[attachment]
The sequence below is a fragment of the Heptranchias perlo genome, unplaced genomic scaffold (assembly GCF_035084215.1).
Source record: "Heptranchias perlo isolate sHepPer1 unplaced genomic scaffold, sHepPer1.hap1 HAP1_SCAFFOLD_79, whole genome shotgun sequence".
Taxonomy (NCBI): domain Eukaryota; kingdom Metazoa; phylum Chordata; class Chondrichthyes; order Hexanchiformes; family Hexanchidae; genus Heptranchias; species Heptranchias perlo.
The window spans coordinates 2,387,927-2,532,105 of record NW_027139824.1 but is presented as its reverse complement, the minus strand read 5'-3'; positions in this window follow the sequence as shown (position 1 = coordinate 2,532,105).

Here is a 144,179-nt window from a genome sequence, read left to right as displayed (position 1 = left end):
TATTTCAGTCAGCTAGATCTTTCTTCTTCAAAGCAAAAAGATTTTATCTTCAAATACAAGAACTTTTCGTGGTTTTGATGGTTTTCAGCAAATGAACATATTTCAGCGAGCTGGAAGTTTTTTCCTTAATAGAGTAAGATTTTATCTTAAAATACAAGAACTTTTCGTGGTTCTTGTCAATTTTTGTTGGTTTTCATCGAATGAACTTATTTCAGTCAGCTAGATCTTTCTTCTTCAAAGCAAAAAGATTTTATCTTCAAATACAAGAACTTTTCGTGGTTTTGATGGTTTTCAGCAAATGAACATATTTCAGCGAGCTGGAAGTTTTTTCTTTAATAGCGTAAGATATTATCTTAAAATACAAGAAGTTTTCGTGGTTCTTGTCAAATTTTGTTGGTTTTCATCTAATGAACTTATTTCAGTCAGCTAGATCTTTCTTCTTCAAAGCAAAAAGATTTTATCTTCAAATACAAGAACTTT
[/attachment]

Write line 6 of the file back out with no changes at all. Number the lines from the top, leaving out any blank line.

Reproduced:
TATTTCAGTCAGCTAGATCTTTCTTCTTCAAAGCAAAAAGATTTTATCTTCAAATACAAGAACTTTTCGTGGTTTTGATGGTTTTCAGCAAATGAACATATTTCAGCGAGCTGGAAGTTTTTTCCTTAATAGAGTAAGATTTTATCTTAAAATACAAGAACTTTTCGTGGTTCTTGTCAATTTTTGTTGGTTTTCATCGAATGAACTTATTTCAGTCAGCTAGATCTTTCTTCTTCAAAGCAAAAAGATTTTATCTTCAAATACAAGAACTTTTCGTGGTTTTGATGGTTTTCAGCAAATGAACATATTTCAGCGAGCTGGAAGTTTTTTCTTTAATAGCGTAAGATATTATCTTAAAATACAAGAAGTTTTCGTGGTTCTTGTCAAATTTTGTTGGTTTTCATCTAATGAACTTATTTCAGTCAGCTAGATCTTTCTTCTTCAAAGCAAAAAGATTTTATCTTCAAATACAAGAACTTT